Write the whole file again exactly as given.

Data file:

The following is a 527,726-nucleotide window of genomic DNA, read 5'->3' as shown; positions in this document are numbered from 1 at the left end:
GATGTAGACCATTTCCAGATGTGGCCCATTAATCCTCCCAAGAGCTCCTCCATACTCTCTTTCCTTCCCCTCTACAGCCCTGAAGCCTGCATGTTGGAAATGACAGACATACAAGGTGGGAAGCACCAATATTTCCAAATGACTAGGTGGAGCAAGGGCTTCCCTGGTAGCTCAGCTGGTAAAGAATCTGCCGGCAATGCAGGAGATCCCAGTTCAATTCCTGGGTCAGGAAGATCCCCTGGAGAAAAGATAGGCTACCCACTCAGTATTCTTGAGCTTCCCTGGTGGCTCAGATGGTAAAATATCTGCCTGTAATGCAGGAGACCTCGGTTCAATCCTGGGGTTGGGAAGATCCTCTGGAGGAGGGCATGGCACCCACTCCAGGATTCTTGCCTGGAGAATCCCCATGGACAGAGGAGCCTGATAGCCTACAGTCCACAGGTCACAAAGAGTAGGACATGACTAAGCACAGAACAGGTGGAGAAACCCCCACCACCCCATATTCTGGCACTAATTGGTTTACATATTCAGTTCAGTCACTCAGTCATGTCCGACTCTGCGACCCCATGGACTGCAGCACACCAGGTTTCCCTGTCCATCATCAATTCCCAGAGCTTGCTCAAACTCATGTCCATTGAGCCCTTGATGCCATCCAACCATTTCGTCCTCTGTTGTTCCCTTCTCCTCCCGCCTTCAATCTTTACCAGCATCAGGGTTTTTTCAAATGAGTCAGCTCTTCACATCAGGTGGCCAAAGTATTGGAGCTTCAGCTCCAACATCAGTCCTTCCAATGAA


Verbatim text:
The following is a 527,726-nucleotide window of genomic DNA, read 5'->3' as shown; positions in this document are numbered from 1 at the left end:
GATGTAGACCATTTCCAGATGTGGCCCATTAATCCTCCCAAGAGCTCCTCCATACTCTCTTTCCTTCCCCTCTACAGCCCTGAAGCCTGCATGTTGGAAATGACAGACATACAAGGTGGGAAGCACCAATATTTCCAAATGACTAGGTGGAGCAAGGGCTTCCCTGGTAGCTCAGCTGGTAAAGAATCTGCCGGCAATGCAGGAGATCCCAGTTCAATTCCTGGGTCAGGAAGATCCCCTGGAGAAAAGATAGGCTACCCACTCAGTATTCTTGAGCTTCCCTGGTGGCTCAGATGGTAAAATATCTGCCTGTAATGCAGGAGACCTCGGTTCAATCCTGGGGTTGGGAAGATCCTCTGGAGGAGGGCATGGCACCCACTCCAGGATTCTTGCCTGGAGAATCCCCATGGACAGAGGAGCCTGATAGCCTACAGTCCACAGGTCACAAAGAGTAGGACATGACTAAGCACAGAACAGGTGGAGAAACCCCCACCACCCCATATTCTGGCACTAATTGGTTTACATATTCAGTTCAGTCACTCAGTCATGTCCGACTCTGCGACCCCATGGACTGCAGCACACCAGGTTTCCCTGTCCATCATCAATTCCCAGAGCTTGCTCAAACTCATGTCCATTGAGCCCTTGATGCCATCCAACCATTTCGTCCTCTGTTGTTCCCTTCTCCTCCCGCCTTCAATCTTTACCAGCATCAGGGTTTTTTCAAATGAGTCAGCTCTTCACATCAGGTGGCCAAAGTATTGGAGCTTCAGCTCCAACATCAGTCCTTCCAATGAA